It's been a busy couple of months in Collections at the museum. I've been neck deep in caring for our textile collection, and it's been a bit of a bumpy road. I blame these little guys:
Known as the webbing clothes moth, these insects can wreak havoc on clothing, especially anything made with fur, feathers, wool, and silk. They managed to get into some of our collections, and it's my job to clean up the mess.
The adult moths (pictured above) aren't technically the problem. They only live for a short time, and they don't even have mouths to feed. It's due to the children that I've spent the last two months armed with a vacuum. Moth larvae weave themselves a protective blanket of silk under which they feast, sometimes for years, on such delicacies as wool, silk, or fur.
Even after they've gone, they leave behind remnants of white, silky cocoons and lots and lots of tiny pellets of larvae poop, which is usually a similar colour as the material they've been eating.
The impact on our collections depends a lot on what the items are made of. Wool clothing, such as that pictured above, will at most have small holes where larvae have eaten through. More often there is what we call "grazing": the slightly fluffier outer layer of the wool is eaten off. There is damage, but the items still essentially look like they should.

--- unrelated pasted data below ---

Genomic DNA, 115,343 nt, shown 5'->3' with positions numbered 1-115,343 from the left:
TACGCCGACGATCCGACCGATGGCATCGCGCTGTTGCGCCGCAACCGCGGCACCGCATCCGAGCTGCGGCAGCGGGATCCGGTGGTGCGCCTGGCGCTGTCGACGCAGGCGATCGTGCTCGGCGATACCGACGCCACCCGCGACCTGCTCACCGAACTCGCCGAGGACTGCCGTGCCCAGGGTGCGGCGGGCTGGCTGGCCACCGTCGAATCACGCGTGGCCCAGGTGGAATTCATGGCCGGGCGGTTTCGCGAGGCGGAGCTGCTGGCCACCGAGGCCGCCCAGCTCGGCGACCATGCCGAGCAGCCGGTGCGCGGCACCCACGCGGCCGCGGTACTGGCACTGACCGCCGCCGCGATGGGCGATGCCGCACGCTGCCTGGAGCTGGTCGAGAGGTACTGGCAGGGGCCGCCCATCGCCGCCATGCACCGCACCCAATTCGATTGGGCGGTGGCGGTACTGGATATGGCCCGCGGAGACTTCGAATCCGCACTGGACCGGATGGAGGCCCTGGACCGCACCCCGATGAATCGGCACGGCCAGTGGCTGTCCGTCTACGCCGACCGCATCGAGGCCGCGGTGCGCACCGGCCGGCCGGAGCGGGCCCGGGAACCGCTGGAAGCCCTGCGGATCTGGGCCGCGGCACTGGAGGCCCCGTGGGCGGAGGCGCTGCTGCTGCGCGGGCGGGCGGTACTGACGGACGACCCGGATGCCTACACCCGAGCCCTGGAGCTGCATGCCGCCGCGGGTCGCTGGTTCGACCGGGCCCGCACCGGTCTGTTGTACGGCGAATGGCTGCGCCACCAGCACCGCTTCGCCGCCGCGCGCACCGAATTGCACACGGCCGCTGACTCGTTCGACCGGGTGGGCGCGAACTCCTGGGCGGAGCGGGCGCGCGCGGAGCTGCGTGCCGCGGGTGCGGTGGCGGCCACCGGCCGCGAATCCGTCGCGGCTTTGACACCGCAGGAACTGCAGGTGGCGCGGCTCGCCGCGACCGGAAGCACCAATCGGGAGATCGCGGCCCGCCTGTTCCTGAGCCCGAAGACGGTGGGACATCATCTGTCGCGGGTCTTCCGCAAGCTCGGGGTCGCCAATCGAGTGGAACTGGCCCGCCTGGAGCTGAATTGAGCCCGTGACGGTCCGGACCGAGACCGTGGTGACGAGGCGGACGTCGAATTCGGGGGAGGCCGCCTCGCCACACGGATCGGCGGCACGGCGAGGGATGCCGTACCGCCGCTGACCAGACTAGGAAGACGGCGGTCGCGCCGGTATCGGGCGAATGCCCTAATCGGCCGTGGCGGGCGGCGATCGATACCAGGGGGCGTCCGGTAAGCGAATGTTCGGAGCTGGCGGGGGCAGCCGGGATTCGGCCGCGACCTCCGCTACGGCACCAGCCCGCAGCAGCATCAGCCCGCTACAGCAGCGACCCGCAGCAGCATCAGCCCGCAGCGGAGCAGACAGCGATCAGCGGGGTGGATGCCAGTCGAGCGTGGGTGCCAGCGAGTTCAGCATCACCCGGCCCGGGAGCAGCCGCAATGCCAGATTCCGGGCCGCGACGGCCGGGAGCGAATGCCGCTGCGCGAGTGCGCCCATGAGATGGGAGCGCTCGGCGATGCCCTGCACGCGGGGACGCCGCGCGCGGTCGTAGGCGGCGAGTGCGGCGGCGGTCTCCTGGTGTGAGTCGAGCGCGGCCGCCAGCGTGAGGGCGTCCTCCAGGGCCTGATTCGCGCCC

Fur is a different matter altogether. These are Canadian moths; they like to stay warm, and they loved fur. When larvae graze in fur, they chomp through the hairs, leaving behind a mess of loose fur, poop, and silk that is about as disgusting as you can imagine.
So what does the collections intern do when faced with a problem such as this one? I've mentioned one tool, the vacuum, but it's a bit more complicated than that. Read my next post to find out more about what I've been doing to clean up the mess that's been made, and to ensure that this infestation is at an end.